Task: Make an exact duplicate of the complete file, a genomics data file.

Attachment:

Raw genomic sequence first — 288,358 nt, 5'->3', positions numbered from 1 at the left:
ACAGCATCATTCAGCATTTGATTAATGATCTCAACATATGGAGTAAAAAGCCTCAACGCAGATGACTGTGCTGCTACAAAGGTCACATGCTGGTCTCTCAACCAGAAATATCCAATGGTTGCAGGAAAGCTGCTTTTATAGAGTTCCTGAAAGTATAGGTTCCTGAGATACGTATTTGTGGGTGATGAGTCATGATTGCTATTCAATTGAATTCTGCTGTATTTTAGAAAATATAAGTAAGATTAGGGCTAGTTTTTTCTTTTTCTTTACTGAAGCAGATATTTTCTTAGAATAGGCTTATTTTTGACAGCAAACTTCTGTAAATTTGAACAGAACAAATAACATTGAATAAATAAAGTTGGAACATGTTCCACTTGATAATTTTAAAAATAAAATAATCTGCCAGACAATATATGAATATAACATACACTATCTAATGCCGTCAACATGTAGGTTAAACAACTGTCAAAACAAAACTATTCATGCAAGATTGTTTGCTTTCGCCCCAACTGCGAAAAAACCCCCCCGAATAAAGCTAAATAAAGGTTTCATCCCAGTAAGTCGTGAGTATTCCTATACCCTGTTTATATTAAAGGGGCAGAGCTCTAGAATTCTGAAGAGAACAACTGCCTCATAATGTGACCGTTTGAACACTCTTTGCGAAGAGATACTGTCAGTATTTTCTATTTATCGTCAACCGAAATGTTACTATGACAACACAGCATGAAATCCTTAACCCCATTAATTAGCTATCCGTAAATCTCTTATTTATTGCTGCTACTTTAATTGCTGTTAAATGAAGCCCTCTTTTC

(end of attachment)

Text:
Raw genomic sequence first — 288,358 nt, 5'->3', positions numbered from 1 at the left:
ACAGCATCATTCAGCATTTGATTAATGATCTCAACATATGGAGTAAAAAGCCTCAACGCAGATGACTGTGCTGCTACAAAGGTCACATGCTGGTCTCTCAACCAGAAATATCCAATGGTTGCAGGAAAGCTGCTTTTATAGAGTTCCTGAAAGTATAGGTTCCTGAGATACGTATTTGTGGGTGATGAGTCATGATTGCTATTCAATTGAATTCTGCTGTATTTTAGAAAATATAAGTAAGATTAGGGCTAGTTTTTTCTTTTTCTTTACTGAAGCAGATATTTTCTTAGAATAGGCTTATTTTTGACAGCAAACTTCTGTAAATTTGAACAGAACAAATAACATTGAATAAATAAAGTTGGAACATGTTCCACTTGATAATTTTAAAAATAAAATAATCTGCCAGACAATATATGAATATAACATACACTATCTAATGCCGTCAACATGTAGGTTAAACAACTGTCAAAACAAAACTATTCATGCAAGATTGTTTGCTTTCGCCCCAACTGCGAAAAAACCCCCCCGAATAAAGCTAAATAAAGGTTTCATCCCAGTAAGTCGTGAGTATTCCTATACCCTGTTTATATTAAAGGGGCAGAGCTCTAGAATTCTGAAGAGAACAACTGCCTCATAATGTGACCGTTTGAACACTCTTTGCGAAGAGATACTGTCAGTATTTTCTATTTATCGTCAACCGAAATGTTACTATGACAACACAGCATGAAATCCTTAACCCCATTAATTAGCTATCCGTAAATCTCTTATTTATTGCTGCTACTTTAATTGCTGTTAAATGAAGCCCTCTTTTC